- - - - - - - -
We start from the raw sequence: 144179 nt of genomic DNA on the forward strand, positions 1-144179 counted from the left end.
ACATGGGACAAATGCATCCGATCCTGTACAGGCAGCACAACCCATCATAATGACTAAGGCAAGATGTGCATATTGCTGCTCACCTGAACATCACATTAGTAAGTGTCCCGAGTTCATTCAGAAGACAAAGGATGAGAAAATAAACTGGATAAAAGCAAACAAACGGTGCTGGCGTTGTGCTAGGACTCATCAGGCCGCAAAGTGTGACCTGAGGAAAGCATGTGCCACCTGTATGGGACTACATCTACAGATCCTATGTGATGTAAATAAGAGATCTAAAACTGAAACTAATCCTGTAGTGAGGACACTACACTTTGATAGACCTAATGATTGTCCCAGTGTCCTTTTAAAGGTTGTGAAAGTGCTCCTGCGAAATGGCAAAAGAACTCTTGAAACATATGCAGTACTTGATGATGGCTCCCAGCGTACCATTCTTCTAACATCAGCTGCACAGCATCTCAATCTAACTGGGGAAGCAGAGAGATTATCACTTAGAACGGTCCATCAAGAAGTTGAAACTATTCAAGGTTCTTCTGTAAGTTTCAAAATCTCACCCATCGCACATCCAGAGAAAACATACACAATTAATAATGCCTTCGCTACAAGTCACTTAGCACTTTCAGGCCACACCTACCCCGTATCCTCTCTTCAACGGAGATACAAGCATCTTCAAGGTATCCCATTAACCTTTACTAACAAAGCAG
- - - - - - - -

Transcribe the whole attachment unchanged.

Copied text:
We start from the raw sequence: 144179 nt of genomic DNA on the forward strand, positions 1-144179 counted from the left end.
ACATGGGACAAATGCATCCGATCCTGTACAGGCAGCACAACCCATCATAATGACTAAGGCAAGATGTGCATATTGCTGCTCACCTGAACATCACATTAGTAAGTGTCCCGAGTTCATTCAGAAGACAAAGGATGAGAAAATAAACTGGATAAAAGCAAACAAACGGTGCTGGCGTTGTGCTAGGACTCATCAGGCCGCAAAGTGTGACCTGAGGAAAGCATGTGCCACCTGTATGGGACTACATCTACAGATCCTATGTGATGTAAATAAGAGATCTAAAACTGAAACTAATCCTGTAGTGAGGACACTACACTTTGATAGACCTAATGATTGTCCCAGTGTCCTTTTAAAGGTTGTGAAAGTGCTCCTGCGAAATGGCAAAAGAACTCTTGAAACATATGCAGTACTTGATGATGGCTCCCAGCGTACCATTCTTCTAACATCAGCTGCACAGCATCTCAATCTAACTGGGGAAGCAGAGAGATTATCACTTAGAACGGTCCATCAAGAAGTTGAAACTATTCAAGGTTCTTCTGTAAGTTTCAAAATCTCACCCATCGCACATCCAGAGAAAACATACACAATTAATAATGCCTTCGCTACAAGTCACTTAGCACTTTCAGGCCACACCTACCCCGTATCCTCTCTTCAACGGAGATACAAGCATCTTCAAGGTATCCCATTAACCTTTACTAACAAAGCAG